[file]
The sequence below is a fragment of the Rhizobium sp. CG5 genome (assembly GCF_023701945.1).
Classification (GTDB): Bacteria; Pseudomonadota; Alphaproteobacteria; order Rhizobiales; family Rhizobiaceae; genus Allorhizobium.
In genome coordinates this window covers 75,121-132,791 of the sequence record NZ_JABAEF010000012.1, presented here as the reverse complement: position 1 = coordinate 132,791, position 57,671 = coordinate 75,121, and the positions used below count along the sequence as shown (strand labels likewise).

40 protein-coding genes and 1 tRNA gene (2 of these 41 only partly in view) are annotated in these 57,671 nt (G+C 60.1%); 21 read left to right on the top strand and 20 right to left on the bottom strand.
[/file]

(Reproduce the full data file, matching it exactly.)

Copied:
The sequence below is a fragment of the Rhizobium sp. CG5 genome (assembly GCF_023701945.1).
Classification (GTDB): Bacteria; Pseudomonadota; Alphaproteobacteria; order Rhizobiales; family Rhizobiaceae; genus Allorhizobium.
In genome coordinates this window covers 75,121-132,791 of the sequence record NZ_JABAEF010000012.1, presented here as the reverse complement: position 1 = coordinate 132,791, position 57,671 = coordinate 75,121, and the positions used below count along the sequence as shown (strand labels likewise).

40 protein-coding genes and 1 tRNA gene (2 of these 41 only partly in view) are annotated in these 57,671 nt (G+C 60.1%); 21 read left to right on the top strand and 20 right to left on the bottom strand.